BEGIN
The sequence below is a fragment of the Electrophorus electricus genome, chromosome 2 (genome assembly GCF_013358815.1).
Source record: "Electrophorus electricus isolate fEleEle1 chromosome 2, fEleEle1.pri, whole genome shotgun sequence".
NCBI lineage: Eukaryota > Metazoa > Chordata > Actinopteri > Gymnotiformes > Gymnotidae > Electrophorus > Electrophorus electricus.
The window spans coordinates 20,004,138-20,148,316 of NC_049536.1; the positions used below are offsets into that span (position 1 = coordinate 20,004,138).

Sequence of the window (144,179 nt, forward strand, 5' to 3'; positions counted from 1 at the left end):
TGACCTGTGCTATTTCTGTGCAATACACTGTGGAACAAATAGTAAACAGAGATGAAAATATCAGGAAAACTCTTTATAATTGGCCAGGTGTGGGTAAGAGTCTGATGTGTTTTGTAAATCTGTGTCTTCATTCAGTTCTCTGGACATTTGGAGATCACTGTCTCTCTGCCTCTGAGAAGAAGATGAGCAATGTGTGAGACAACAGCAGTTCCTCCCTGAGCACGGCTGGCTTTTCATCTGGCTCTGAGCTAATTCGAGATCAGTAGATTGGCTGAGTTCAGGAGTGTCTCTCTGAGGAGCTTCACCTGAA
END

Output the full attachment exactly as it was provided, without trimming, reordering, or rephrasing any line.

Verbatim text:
The sequence below is a fragment of the Electrophorus electricus genome, chromosome 2 (genome assembly GCF_013358815.1).
Source record: "Electrophorus electricus isolate fEleEle1 chromosome 2, fEleEle1.pri, whole genome shotgun sequence".
NCBI lineage: Eukaryota > Metazoa > Chordata > Actinopteri > Gymnotiformes > Gymnotidae > Electrophorus > Electrophorus electricus.
The window spans coordinates 20,004,138-20,148,316 of NC_049536.1; the positions used below are offsets into that span (position 1 = coordinate 20,004,138).

Sequence of the window (144,179 nt, forward strand, 5' to 3'; positions counted from 1 at the left end):
TGACCTGTGCTATTTCTGTGCAATACACTGTGGAACAAATAGTAAACAGAGATGAAAATATCAGGAAAACTCTTTATAATTGGCCAGGTGTGGGTAAGAGTCTGATGTGTTTTGTAAATCTGTGTCTTCATTCAGTTCTCTGGACATTTGGAGATCACTGTCTCTCTGCCTCTGAGAAGAAGATGAGCAATGTGTGAGACAACAGCAGTTCCTCCCTGAGCACGGCTGGCTTTTCATCTGGCTCTGAGCTAATTCGAGATCAGTAGATTGGCTGAGTTCAGGAGTGTCTCTCTGAGGAGCTTCACCTGAA